Facebook’s Photo Magic feature for the company’s Messenger service is expanding beyond the US. Based on Facebook’s facial recognition technology, the system scans through user’s photos and identifies familiar faces (based on the user’s Facebook contacts), tagging them and prompting the user to share them in the process.
That might immediately bring to mind the kinds of privacy issues that Facebook has dealt with in the US—class action lawsuits over Facebook features based on facial recognition technology—but there are measures in place to protect against intrusive behavior on the app’s part. The user must manually activate Photo Magic, and can turn it off any time; and the feature only works with newer photos, and won’t scan through the user’s whole photo history.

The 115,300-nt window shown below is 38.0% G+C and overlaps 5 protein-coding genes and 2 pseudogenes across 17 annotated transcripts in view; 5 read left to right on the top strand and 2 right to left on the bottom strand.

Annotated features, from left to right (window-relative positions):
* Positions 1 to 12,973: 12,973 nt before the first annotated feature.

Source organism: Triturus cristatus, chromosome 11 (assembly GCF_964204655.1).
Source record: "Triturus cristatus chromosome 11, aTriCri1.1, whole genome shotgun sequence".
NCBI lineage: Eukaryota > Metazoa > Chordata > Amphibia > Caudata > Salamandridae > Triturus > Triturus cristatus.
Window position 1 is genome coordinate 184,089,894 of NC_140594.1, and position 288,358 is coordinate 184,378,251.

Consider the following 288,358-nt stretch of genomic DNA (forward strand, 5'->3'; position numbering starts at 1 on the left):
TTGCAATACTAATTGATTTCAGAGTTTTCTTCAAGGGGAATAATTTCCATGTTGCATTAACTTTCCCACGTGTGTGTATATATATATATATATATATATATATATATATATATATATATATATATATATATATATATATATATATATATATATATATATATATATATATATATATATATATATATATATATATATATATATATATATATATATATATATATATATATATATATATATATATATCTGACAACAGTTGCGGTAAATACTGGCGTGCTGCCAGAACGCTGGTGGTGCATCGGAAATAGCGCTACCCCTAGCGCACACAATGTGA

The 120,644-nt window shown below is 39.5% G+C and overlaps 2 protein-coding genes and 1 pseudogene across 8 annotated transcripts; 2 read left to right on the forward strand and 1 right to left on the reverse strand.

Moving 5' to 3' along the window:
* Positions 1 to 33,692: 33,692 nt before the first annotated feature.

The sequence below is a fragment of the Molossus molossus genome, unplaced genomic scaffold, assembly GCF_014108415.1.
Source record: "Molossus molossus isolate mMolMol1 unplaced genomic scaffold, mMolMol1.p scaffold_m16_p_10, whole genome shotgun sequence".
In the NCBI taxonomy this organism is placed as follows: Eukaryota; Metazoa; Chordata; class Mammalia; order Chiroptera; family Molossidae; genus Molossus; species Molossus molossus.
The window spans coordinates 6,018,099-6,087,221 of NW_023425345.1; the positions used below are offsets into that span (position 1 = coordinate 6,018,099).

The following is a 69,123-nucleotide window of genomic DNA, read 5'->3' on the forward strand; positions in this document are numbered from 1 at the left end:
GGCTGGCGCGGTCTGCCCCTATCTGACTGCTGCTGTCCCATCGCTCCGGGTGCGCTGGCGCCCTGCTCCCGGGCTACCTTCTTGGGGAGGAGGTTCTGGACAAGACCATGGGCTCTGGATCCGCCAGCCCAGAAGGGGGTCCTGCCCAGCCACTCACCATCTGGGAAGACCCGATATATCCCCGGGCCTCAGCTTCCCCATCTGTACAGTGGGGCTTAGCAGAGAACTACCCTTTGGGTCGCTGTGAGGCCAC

Nevertheless, Facebook is being cautious in where it has made the feature available. It’s available in the US, of course, and now the company is aiming to release it globally, with the exception of the European Union, where privacy laws are more strict; nor is it available in Canada. Facebook has evidently learned from experience that this kind of technology could come under scrutiny, however innocuous its applications may be.
Source: International Business Times
December 18, 2015 – by Alex Perala